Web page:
Collens found his voice, but the NCAA still refused to hear him. And with news Wednesday that varsity athletics overlords had rejected UMass’s final appeal regarding his punishment, there’s officially nowhere to turn. The ink, like the tears that flowed, dried on this shameful decision.
“Talking to my best friends and teammates, we feel like it’s changed the image of what we’ve been through as varsity athletes. You go through so much and you hope in the end it’s worth it, ”Collens said last week, while waiting for a flight back from Colombia to be with his family for Thanksgiving. “Winning the A-10 championship in my senior year, going to the NCAA, it felt like all the hard work paid off, we did it, we did it, it’s our reward.
“For the NCAA to put us through hell, to basically say, ‘No, we don’t care about you,’ the fact that they never recognized us, didn’t speak to us once, says it all. . I haven’t heard from anyone inside the [Committee on Infractions] or someone inside the NCAA who had the power over our case, says a lot. They never reached out and made it clear that they didn’t want to hear our voice.
As a recap, Wednesday’s metaphorical hammer ended a story that resonated so loudly in March 2020, a story filled with enough detail to remind us of just how far the Byzantine, convoluted, and convoluted rules of the NCAA remain. But if these reminders are intermittent for most of us, imagine what it feels like to be inside the madness.
“The only word for it is parody,” said Judy Dixon, the record UMass coach who led the championship to retirement, only to have the glorious memory replaced with such pain. “The NCAA is a completely dysfunctional organization and is not about the well-being of students. They need a complete overhaul of their system… it’s broken and small tweaks aren’t enough. Examining this conclusion will make it difficult for other sport departments to self-assess. We are the victims of an unreasonable decision.
“With nothing left in our arsenal, I will just continue with a heavy heart, sadness and anger. It is not justice.
The NCAA Offenses Appeal Committee (IAC) upheld the NCAA Offenses Committee (COI) ruling, and an NCAA spokesperson said Thursday there would be no further comment on the 13-page report. From its first official sentence – “The NCAA Division 1 Offenses Appeal Board (IAC) upheld the penalties prescribed by the NCAA Offenses Committee (COI) on October 16, 2020” – throughout From the verbose and convoluted logic that backs the appeal by categorically denying any of UMass’ logical, defensible and credible claims, the report is painful.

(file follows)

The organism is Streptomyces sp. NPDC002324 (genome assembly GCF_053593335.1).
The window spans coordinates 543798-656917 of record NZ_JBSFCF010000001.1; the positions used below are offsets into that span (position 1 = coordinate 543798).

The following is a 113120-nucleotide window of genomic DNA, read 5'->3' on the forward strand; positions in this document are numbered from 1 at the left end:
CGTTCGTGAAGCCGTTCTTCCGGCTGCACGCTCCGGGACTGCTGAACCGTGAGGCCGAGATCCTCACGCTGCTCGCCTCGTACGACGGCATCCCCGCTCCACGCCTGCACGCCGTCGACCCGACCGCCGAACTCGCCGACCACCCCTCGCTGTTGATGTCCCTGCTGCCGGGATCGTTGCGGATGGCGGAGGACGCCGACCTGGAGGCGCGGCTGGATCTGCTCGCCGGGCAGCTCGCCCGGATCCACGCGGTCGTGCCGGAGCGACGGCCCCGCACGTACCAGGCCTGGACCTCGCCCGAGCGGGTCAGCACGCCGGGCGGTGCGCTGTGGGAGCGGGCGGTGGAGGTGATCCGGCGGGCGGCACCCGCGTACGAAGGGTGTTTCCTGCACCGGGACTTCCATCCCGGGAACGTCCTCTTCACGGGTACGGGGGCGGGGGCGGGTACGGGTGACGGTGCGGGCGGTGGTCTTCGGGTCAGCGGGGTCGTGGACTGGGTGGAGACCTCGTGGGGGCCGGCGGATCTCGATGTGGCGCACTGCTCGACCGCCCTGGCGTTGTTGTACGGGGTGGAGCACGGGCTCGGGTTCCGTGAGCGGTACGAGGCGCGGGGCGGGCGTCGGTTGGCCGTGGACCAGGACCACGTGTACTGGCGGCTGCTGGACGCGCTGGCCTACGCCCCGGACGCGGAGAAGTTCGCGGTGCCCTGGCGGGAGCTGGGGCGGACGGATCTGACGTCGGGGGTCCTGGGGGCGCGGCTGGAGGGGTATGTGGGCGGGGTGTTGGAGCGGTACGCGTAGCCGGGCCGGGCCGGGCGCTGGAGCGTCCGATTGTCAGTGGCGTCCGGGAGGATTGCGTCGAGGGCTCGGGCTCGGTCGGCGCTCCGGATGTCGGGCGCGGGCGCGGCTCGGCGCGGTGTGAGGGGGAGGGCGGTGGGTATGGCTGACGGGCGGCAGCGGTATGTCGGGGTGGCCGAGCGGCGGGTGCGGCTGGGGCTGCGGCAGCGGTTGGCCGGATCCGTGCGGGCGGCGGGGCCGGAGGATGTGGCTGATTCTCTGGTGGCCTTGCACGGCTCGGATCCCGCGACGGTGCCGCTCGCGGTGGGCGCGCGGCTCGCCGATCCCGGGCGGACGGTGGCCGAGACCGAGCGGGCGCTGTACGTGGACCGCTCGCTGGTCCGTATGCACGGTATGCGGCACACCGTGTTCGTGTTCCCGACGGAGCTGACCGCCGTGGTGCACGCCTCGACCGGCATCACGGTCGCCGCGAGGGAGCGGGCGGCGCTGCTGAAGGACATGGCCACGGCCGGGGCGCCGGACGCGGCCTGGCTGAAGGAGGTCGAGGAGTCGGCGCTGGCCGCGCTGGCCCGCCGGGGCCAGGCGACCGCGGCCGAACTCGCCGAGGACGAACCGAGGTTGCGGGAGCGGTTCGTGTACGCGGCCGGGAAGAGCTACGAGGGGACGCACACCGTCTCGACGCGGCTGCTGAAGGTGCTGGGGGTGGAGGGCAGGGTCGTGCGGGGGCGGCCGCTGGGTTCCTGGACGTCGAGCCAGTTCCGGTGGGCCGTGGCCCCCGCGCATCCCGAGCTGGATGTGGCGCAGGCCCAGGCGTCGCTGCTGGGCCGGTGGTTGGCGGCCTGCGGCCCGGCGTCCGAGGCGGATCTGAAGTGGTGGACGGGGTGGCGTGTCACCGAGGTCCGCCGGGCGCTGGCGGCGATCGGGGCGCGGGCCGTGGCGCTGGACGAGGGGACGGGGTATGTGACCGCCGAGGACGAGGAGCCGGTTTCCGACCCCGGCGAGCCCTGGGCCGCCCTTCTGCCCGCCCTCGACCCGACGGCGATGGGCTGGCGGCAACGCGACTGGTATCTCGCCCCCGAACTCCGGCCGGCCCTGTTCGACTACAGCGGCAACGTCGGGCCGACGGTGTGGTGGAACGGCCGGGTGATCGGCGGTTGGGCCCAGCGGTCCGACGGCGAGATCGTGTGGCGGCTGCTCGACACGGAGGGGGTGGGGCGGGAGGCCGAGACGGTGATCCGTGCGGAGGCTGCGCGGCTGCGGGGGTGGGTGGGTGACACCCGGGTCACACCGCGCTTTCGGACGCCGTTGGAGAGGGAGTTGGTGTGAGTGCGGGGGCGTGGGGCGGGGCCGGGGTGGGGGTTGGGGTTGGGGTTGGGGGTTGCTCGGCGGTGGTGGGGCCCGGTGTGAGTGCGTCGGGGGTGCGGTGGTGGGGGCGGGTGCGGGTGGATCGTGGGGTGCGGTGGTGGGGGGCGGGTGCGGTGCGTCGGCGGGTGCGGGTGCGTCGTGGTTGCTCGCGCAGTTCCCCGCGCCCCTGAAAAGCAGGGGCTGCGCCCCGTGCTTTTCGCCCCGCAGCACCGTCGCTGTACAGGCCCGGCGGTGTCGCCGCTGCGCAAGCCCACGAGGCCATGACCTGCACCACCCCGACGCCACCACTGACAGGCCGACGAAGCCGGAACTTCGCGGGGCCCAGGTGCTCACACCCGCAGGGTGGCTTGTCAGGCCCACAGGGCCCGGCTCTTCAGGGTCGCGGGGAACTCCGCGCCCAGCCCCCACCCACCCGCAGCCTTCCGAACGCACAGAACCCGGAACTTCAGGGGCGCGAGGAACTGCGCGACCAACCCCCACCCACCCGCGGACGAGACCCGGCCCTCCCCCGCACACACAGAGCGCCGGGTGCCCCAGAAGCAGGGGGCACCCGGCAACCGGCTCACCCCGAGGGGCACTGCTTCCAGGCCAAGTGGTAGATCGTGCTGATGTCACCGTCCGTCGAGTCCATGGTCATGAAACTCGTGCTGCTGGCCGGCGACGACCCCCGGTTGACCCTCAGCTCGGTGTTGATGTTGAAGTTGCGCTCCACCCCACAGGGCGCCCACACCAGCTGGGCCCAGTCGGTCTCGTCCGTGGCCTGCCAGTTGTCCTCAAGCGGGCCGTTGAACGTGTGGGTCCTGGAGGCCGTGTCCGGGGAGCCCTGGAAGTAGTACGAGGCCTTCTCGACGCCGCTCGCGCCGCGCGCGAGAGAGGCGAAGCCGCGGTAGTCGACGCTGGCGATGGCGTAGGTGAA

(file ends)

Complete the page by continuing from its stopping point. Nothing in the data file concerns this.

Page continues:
And so much the better for UMass sporting director Ryan Bamford for agreeing to say so. From the moment this all unfolded, Bamford has supported his athletes and coaches publicly (it’s not easy when your job requires NCAA approval at all times) and privately, even making sure to call them before the news of the denied appeal is made public. Unlike the initial punishment, when the NCAA announcement blinded Collens so much that she had to stop on her way home after a game to find out what the constant stream of texts on her phone was talking about, there is less. shock this time. But there is always anger, and rightly so.
Describing himself as “deeply disappointed”, Bamford aimed where he belonged. “It is inconceivable to me that these committees canceled a tennis championship because two student-athletes received without knowing it $ 252 over and above the amount authorized for tuition,” he wrote in the statement. school press release. “What message does it send that a member institution in good standing can itself inadvertently report administrative violations – which have provided no recruiting or competitive advantage – and work closely with enforcement staff of the NCAA only to come up with a result that harms our students? athletes and staff who have done nothing wrong? It’s an epic overstepping.
And then he said this, “We are in the golden age of student-athlete rights, but throughout this process the NCAA enforcement mechanisms have revealed that this important move is not. fully supported by NCAA staff or members of own association. We say we are here for our students, but we do incongruous things over and over again. It is shameful.
This is an important point. The stance of what the NCAA insists we call the student-athlete is changing, finally tilting the balance of power in their direction, as shown by recent legislation that allows them to profit from their name, of their image and likeness. But it changes more than that, with voices like Collens’, supported by people like Bamford.
“I got the text from Ryan and he said, ‘I’m so sorry, thank you for everything you’ve done, keep fighting,” ”said Collens. “It made me happy for so many reasons. All that really pisses me off about the NCAA is that there aren’t a lot of people willing to speak out against them who are in the system right now. This is understandable. You can get fired. Ryan’s words, speaking publicly about this in an age of college athletes finally benefiting from health and safety efforts and NIL rules, with him being so clear on his position from the inside, it lets us know that the reform works.
“Overall, it’s so disappointing. But it will make a difference in the future.